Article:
October 4, 2023

Does your profession or your business require you to attend training courses or seminars to keep you up to date with the latest practices or technology? Or do you simply want to constantly improve and become better in your trade? Read on because the cost you spent on this kind of education might save you some taxes if they qualify as deduction. 

IRS Rules on Educational Expense 

According to the Internal Revenue Service (IRS), you may be able to deduct expenses on educational programs if it passes these two tests: 

Test No. 1: 

  • The education program or training must maintain or improve your work-related skills, or your employer or the law requires it to keep your profession or employment. 

Most regulated professionals such as physicians, nurses, CRNAs, flight attendants, engineers, brokers, lawyers, accountants, and other licensed individuals are required to undergo continuing education programs or trainings to renew their licenses or secure re-certification. Costs spent for these continuing education programs and trainings are qualified deductions.  

Deductible educational expenses can include the following costs: 

  • Tuition fee, books, supplies, laboratory fees. 
  • Seminar and training fees. 
  • Work-related informative subscriptions. 
  • Online web development courses 

Also, if a qualified training or education program will require you to temporarily travel away from home, the transportation costs, accommodation, meals, and other related expenses may also be deductible. Temporary travel for this purpose is less than a year. 

Bonus: The fees incurred for the renewal of your licenses, certifications, or credentials are also tax deductible! 

Test No. 2: 

  • The education program must not qualify you for a new trade or business or should not be a minimal educational requirement for your current trade or business.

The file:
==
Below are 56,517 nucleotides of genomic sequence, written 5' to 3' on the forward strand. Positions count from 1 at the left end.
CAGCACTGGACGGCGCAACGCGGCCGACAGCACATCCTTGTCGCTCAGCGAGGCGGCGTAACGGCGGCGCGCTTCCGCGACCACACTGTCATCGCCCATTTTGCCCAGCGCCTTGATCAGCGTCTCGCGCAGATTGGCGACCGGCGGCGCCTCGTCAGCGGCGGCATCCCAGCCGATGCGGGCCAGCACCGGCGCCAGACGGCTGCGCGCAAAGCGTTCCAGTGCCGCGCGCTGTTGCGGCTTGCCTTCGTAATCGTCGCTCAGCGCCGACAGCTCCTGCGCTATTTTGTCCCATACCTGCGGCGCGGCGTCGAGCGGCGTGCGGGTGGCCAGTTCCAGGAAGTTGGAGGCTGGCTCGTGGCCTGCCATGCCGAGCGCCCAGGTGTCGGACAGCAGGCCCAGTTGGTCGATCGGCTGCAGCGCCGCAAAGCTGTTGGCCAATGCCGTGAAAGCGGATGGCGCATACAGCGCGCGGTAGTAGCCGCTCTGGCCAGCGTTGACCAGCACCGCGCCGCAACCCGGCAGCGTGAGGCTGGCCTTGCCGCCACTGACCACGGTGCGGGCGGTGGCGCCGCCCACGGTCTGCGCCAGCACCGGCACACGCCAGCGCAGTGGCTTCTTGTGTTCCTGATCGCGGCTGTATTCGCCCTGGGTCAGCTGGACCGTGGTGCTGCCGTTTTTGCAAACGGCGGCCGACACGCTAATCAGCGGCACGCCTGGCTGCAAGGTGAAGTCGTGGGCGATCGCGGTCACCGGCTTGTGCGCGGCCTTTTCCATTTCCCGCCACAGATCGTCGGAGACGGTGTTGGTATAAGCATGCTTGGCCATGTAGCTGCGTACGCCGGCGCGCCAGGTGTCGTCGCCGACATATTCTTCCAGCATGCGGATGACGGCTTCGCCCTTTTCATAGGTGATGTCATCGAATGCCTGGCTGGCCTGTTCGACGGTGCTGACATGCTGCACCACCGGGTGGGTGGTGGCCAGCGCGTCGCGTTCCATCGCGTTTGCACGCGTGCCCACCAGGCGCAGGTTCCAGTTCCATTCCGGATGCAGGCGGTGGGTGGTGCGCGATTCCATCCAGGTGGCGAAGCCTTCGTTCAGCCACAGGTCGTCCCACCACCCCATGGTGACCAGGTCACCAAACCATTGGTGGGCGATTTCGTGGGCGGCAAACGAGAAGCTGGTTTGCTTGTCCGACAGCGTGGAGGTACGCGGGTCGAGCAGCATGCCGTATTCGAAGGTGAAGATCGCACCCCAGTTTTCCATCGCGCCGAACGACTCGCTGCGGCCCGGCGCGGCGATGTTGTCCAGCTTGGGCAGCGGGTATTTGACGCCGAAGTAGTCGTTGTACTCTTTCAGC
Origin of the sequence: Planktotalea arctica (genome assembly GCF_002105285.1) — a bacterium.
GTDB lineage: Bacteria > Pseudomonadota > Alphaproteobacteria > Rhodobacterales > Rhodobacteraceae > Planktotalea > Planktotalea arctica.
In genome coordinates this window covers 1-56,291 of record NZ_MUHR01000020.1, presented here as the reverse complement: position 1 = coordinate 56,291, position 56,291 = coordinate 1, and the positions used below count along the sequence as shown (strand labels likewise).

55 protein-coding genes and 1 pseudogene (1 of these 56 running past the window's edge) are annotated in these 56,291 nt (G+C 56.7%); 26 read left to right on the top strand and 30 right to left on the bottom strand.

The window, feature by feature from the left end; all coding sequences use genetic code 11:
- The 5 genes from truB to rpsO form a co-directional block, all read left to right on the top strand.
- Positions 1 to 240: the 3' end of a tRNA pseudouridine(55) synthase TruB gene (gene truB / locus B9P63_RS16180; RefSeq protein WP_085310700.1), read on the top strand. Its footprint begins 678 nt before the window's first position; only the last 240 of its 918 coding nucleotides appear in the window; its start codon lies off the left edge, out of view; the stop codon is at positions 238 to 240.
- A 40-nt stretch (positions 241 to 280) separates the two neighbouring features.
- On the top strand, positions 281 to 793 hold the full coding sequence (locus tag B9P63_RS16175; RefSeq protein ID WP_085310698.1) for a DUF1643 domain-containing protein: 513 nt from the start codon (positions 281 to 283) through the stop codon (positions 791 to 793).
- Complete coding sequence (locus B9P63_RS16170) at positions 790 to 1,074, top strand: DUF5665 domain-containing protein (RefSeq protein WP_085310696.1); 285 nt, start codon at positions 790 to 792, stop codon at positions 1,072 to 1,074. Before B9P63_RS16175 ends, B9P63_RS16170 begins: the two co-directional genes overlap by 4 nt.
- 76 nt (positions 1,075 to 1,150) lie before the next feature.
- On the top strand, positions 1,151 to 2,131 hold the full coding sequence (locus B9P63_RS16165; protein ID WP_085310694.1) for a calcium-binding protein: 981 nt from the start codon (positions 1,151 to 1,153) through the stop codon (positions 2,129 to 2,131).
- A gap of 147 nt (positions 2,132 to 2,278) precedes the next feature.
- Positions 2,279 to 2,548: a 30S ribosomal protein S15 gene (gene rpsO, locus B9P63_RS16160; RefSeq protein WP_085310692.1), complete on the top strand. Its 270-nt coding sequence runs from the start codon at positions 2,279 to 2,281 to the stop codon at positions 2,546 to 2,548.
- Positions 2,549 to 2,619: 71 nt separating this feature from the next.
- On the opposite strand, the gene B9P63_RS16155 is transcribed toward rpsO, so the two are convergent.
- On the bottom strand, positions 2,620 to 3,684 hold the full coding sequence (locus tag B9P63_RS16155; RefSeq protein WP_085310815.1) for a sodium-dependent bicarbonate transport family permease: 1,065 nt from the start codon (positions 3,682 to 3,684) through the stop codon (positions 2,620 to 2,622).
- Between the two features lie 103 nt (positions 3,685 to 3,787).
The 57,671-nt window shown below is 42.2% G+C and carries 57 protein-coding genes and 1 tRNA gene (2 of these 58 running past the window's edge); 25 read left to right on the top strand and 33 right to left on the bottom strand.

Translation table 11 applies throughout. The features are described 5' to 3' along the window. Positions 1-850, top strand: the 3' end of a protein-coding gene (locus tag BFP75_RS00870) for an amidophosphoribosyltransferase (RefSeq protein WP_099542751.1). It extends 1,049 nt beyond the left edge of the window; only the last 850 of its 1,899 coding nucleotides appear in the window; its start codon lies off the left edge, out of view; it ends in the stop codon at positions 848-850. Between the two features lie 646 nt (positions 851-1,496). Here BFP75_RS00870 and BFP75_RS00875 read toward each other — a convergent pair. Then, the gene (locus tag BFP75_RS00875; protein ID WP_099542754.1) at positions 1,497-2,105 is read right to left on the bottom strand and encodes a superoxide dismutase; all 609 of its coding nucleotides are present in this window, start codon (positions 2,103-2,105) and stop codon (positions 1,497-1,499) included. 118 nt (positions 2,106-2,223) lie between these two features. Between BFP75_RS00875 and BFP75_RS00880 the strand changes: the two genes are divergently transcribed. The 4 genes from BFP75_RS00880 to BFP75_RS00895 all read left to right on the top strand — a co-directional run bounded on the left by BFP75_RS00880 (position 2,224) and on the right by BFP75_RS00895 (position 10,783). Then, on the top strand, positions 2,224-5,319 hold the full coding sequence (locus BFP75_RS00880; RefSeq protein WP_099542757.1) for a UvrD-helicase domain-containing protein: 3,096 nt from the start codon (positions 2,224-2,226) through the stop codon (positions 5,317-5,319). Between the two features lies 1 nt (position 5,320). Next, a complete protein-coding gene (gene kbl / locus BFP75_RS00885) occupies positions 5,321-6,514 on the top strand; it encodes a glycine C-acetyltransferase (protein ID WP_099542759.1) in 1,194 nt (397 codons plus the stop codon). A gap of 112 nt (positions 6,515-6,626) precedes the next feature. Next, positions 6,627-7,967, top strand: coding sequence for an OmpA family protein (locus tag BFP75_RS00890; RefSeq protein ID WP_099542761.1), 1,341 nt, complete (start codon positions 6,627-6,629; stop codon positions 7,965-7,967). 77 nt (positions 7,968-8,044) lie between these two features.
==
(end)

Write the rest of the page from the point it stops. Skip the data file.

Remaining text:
The IRS strictly observes the second rule. It is important to note that even if the education program passes the first test, it will be disallowed as a deduction if it will qualify you for a new trade or business or it is considered a minimum requirement for your current trade. 

Let’s say John, an engineering graduate, is hired by a construction company to assist with their project management team. His company requires him to pass the engineering board exam to keep his employment. John attended a board review program and took the licensure examination. He successfully passed the exam and was able to keep his employment.  

In John’s case, the costs he spent to be a licensed engineer including the board review program will not qualify as deductions. Courts have ruled that passing any licensure examination is a qualifying program for a new trade or business. Hence, even if John’s employer required him to be a licensed engineer to keep his employment (passed the first rule), it cannot be deducted since it qualified him to a new trade or profession (failed the second test). 

Missing a deduction and tax savings? Contact us toll-free (855)529-1099 or make an appointment and let our tax experts guide and help you stay compliant with the IRS’ tax rules and regulations. 

Want to learn more? 

You may want to consult and work with 1099 Accountant – We offer online bookkeeping, online advisory services and online tax and accounting services. We offer reasonable rates. We only work with independent contractors, freelancers, and one-person business. We work with locum tenens from California to New York City and everywhere in between. Yes, even Hawaii! 

Contact us toll-free (855)529-1099 or make an appointment for a free consultation. Contact Us


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